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Worcestershire Gay Men's Health Project - Worcester

Severn View Hotel , Newport Street - Worcester

Moor Street Clinic - Worcester

Genitourinary Medicine Clinic

(Sexually Transmitted Infection & HIV testing)

John Anthony Centre - Newtown Road, Ronkswood, Worcester :    Tel: 01905 351601

There are three appointment methods to choose from:

To book an appointment for the future or be assessed by a nurse

Monday between 1:30pm - 7:30pm  / Tuesday between 8:30am - 4:30pm

Wednesday between 8:30am - 4:30pm  / Thursday between 8:30am - 7:30pm

Friday between 8:30am - 12:30pm

Walk-in Clinic

( 1st come 1st serve basis , but all patents will be assessed )

Monday between 1:30pm - 3:30pm  / Tuesday between 8:30am - 11:30am

Wednesday between 8:30am - 11:30am  / Thursday between 1:00pm - 4:00pm

To cancel an appointment please leave a message or txt 07879 636294

To call for results - 01905 760391

Sexual health helpline - 01905 22957

Under 25's Helpline - 0800 7832936

Appointments Male & Female Patients

Arrowside Unit, Alexandra Hospital, Redditch. Tel: 01527 516398

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All Lesbian & Gay Help, Advice, Support & Counselling - Free Condoms & Lube is still being provided by the

Worcestershire Gay Men's Health Project  

Playing it safe 

OR Tel: W.G.M.H.P - 01905 681751 Monday to Friday 09.00 until 4.30pm 

NHS Logo Sexual Health

Information on sexual health-related issues, Inc :contraception , Sexually Transmitted Infections and HIV / AIDS - HealthCare N.H.S Trust - Education Unit, Britannia Court, 1 Moor Street, Worcester.

WR1 3DB. Tel 01905 681744/48 Monday to Friday 9.00 until 4.30pm.

 Worcestershire Sexual Health

Telephone Helpline Tel: 01905 22957

Monday to Friday 9.00 - 5.00pm.

Worcestershire Rape And Sexual Abuse Support Centre

Po Box 240  - Lines Open Mon and Thurs 7:30pm  -  9:30pm - 24 Hour Answer Machine  -  Tel : 01905 724514


One a fortnight diagnosed with Aids. So why aren't people heeding warnings?

ONE person a fortnight is diagnosed with HIV in Worcestershire and the number is on the increase, Worcester Aids Foundation has said.  And there are fears youngsters in particular are putting themselves at increased danger of contracting the disease because they are uneducated about the causes. In a recent quiz distributed to groups of young people in Worcester by the Foundation, many wrongly believed you could catch the disease through insect bites. It has now launched a STAND UP HIV! campaign aiming to supply accurate information and advice to enable youngsters to make sensible decisions to safeguard their own health and that of their peers.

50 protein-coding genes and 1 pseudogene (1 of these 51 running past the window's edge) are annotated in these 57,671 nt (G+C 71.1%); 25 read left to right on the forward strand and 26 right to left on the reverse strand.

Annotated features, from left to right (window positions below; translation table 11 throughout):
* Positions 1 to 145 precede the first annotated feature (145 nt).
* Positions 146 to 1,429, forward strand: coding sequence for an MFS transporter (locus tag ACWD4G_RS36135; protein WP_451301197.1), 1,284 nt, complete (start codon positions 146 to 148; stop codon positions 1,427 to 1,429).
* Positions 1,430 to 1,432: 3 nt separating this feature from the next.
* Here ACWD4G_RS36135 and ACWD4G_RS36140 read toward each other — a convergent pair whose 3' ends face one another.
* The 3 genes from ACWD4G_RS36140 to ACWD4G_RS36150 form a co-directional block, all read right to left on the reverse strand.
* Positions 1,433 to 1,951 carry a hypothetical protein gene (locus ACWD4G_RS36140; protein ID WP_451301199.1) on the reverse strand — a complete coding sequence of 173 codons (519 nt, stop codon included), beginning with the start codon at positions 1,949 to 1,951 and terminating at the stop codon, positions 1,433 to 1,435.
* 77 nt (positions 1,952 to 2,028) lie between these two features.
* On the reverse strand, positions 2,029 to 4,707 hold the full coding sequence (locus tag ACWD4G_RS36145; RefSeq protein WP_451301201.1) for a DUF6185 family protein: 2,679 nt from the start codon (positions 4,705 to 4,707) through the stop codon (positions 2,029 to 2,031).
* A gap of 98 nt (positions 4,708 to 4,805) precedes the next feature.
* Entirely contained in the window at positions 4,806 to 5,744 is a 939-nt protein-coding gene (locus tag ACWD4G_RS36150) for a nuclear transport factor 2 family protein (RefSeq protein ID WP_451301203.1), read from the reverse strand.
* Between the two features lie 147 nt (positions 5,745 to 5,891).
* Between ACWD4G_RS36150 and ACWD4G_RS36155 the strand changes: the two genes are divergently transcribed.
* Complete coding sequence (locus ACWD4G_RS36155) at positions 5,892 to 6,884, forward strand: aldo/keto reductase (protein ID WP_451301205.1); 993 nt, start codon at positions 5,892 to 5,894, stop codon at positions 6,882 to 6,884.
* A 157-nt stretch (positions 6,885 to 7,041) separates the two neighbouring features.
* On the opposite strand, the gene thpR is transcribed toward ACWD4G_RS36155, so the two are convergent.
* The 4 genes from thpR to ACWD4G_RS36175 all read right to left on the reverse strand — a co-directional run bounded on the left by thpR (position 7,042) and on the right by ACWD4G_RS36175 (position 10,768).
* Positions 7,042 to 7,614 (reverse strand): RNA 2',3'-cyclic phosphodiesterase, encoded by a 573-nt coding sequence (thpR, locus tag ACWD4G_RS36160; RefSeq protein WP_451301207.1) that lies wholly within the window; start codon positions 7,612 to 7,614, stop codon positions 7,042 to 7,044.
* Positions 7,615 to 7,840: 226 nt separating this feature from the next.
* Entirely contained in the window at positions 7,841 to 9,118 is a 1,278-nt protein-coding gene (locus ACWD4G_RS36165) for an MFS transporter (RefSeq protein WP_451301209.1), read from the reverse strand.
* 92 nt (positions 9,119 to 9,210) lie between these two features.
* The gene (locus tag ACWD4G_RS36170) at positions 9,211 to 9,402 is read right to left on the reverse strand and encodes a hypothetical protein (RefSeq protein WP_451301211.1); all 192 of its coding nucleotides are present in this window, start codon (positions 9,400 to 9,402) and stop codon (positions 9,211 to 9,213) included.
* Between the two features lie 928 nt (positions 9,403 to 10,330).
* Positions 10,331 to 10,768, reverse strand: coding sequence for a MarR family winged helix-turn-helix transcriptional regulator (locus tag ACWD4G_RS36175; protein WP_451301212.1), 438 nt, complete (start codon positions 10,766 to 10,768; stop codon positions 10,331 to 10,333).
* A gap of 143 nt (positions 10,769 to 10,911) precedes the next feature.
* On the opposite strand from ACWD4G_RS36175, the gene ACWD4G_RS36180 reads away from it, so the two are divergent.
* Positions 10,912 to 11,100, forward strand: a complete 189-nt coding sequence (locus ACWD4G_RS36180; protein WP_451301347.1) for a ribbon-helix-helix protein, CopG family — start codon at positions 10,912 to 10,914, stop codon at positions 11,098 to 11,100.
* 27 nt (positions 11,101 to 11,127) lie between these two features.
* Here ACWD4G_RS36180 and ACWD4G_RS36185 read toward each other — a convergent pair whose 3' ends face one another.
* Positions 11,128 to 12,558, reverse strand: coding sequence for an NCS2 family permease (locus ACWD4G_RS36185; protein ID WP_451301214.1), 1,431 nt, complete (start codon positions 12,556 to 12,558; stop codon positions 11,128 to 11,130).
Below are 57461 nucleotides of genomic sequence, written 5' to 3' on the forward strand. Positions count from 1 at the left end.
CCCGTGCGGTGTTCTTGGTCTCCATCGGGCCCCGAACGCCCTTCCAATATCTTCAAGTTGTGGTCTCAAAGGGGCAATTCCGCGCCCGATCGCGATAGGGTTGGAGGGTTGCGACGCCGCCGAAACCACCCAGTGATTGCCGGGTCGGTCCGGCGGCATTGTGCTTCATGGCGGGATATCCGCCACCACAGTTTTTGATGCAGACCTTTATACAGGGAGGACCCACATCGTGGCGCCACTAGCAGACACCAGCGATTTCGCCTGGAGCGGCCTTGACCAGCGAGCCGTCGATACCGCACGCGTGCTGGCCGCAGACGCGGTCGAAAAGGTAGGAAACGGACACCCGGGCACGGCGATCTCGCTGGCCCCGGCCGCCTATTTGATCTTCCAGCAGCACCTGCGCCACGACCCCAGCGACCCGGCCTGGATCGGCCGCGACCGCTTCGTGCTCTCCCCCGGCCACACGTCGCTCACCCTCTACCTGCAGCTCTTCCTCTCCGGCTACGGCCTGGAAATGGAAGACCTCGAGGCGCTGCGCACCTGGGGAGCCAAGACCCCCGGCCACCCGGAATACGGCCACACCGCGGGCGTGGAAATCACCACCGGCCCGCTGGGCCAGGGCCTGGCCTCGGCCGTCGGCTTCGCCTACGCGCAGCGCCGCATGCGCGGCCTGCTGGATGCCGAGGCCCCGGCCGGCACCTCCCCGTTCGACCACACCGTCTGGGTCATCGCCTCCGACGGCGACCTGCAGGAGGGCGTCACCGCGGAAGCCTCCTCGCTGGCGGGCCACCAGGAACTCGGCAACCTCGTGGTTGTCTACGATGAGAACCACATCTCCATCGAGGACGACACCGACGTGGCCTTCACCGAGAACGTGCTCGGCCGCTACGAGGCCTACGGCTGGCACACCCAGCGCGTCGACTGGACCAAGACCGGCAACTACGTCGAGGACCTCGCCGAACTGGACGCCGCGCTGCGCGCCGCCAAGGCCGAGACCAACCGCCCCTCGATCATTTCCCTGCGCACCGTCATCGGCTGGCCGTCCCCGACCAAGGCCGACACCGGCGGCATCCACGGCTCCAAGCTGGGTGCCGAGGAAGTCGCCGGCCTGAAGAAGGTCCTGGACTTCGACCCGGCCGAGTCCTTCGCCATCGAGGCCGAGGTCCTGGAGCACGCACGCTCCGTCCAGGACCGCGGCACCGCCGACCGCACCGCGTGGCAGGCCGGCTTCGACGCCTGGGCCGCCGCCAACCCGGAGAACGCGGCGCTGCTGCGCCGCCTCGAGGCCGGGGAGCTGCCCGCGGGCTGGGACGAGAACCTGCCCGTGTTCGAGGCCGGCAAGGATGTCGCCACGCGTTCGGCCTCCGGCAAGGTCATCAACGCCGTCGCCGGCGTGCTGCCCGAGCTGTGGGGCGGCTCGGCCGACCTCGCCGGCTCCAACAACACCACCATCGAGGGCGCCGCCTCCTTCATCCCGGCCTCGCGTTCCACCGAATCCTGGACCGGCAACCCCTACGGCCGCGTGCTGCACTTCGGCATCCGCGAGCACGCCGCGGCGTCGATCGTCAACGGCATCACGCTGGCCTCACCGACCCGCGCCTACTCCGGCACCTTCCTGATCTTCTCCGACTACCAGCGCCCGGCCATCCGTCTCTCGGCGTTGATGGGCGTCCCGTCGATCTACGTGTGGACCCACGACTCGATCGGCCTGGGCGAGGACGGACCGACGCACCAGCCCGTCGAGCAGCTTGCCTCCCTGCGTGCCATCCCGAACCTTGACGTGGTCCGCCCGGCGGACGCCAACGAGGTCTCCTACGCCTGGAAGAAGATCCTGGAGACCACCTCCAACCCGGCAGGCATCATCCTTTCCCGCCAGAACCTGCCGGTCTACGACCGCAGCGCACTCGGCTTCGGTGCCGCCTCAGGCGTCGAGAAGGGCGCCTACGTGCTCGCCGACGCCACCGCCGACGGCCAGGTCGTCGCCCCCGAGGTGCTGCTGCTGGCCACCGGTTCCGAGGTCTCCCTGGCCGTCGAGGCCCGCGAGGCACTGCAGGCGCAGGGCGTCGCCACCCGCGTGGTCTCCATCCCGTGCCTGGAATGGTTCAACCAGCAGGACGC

One HIV sufferer from Worcester, who asked to remain anonymous, is giving it his full backing.  "It terrifies me that the biggest fear among young men today seems to be getting girls pregnant and not the real risks of catching sexually transmitted diseases like HIV from having unsafe sex," he said.  "They need to know the dangers."

Liz Bailey, from the foundation, said the short-term outcome of the campaign will be that young people will be better informed about HIV and thereby at less risk of contracting the virus. "The long-term aim is to reduce the number of cases of HIV among young people in the area," she said.  "There is an idea that HIV has somehow gone away simply because it is no longer today's news. "This means that young people are engaging in behaviour which puts them at risk of contracting sexually transmitted diseases, including HIV, and the numbers of new cases are increasing.

"We need to get the message to young people that it's still very much with us, and by knowing the facts, they can reduce the risk."
Young people from Worcester College of Technology's Art and Design School have been involved in the design and production of an information "ZCard" about HIV, and these credit card-size leaflets are being distributed around the county, including at RSVP, the YMCA and University College Worcester. to find out more about information sessions for young people, call Liz or Sue on 01905 611602.

First published on Wednesday 20 July 2005 -Worcester Evening News:

Heard about PEP?

PEP is a treatment that may prevent HIV infection after the virus has entered the body. A recent study showed that 79% of gay men had never heard of PEP.

PEP involves taking a course of anti HIV drugs for 4 weeks after exposure to the virus. It must be started as soon as possible - between 24 and 72 hours. PEP isn't guaranteed to work and can cause side affects, but it has had a high success rate in preventing those exposed to the virus from developing HIV. Find out more by following the link below:

To speak to someone in person, call THT Direct on 0845 1221 200